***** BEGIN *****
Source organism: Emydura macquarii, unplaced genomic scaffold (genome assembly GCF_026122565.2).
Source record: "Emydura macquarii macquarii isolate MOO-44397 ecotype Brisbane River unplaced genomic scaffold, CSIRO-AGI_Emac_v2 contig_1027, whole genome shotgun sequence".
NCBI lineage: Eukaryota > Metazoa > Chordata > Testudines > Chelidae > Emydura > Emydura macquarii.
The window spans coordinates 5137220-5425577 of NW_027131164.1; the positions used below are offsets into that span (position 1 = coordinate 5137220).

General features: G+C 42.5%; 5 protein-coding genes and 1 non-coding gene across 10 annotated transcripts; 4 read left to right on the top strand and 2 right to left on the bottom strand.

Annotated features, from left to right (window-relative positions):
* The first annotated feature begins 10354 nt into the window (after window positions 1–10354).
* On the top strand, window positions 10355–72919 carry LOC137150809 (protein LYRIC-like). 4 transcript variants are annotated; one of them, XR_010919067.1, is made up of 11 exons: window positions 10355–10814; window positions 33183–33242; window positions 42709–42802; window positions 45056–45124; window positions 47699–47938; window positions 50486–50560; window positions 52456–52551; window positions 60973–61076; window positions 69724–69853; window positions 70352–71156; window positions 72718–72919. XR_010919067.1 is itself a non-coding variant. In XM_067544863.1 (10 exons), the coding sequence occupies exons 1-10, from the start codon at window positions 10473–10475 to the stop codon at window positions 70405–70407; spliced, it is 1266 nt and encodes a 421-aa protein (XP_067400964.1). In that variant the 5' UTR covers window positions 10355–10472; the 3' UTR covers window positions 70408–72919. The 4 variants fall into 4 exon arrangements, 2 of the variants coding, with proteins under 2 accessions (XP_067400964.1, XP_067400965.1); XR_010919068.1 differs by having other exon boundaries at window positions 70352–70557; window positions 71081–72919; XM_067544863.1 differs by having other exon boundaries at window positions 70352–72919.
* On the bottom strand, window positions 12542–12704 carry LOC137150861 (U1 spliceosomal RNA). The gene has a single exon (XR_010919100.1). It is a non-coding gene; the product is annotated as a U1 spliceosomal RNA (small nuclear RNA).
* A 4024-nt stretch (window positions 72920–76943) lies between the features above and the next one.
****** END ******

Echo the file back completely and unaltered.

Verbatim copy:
Source organism: Emydura macquarii, unplaced genomic scaffold (genome assembly GCF_026122565.2).
Source record: "Emydura macquarii macquarii isolate MOO-44397 ecotype Brisbane River unplaced genomic scaffold, CSIRO-AGI_Emac_v2 contig_1027, whole genome shotgun sequence".
NCBI lineage: Eukaryota > Metazoa > Chordata > Testudines > Chelidae > Emydura > Emydura macquarii.
The window spans coordinates 5137220-5425577 of NW_027131164.1; the positions used below are offsets into that span (position 1 = coordinate 5137220).

General features: G+C 42.5%; 5 protein-coding genes and 1 non-coding gene across 10 annotated transcripts; 4 read left to right on the top strand and 2 right to left on the bottom strand.

Annotated features, from left to right (window-relative positions):
* The first annotated feature begins 10354 nt into the window (after window positions 1–10354).
* On the top strand, window positions 10355–72919 carry LOC137150809 (protein LYRIC-like). 4 transcript variants are annotated; one of them, XR_010919067.1, is made up of 11 exons: window positions 10355–10814; window positions 33183–33242; window positions 42709–42802; window positions 45056–45124; window positions 47699–47938; window positions 50486–50560; window positions 52456–52551; window positions 60973–61076; window positions 69724–69853; window positions 70352–71156; window positions 72718–72919. XR_010919067.1 is itself a non-coding variant. In XM_067544863.1 (10 exons), the coding sequence occupies exons 1-10, from the start codon at window positions 10473–10475 to the stop codon at window positions 70405–70407; spliced, it is 1266 nt and encodes a 421-aa protein (XP_067400964.1). In that variant the 5' UTR covers window positions 10355–10472; the 3' UTR covers window positions 70408–72919. The 4 variants fall into 4 exon arrangements, 2 of the variants coding, with proteins under 2 accessions (XP_067400964.1, XP_067400965.1); XR_010919068.1 differs by having other exon boundaries at window positions 70352–70557; window positions 71081–72919; XM_067544863.1 differs by having other exon boundaries at window positions 70352–72919.
* On the bottom strand, window positions 12542–12704 carry LOC137150861 (U1 spliceosomal RNA). The gene has a single exon (XR_010919100.1). It is a non-coding gene; the product is annotated as a U1 spliceosomal RNA (small nuclear RNA).
* A 4024-nt stretch (window positions 72920–76943) lies between the features above and the next one.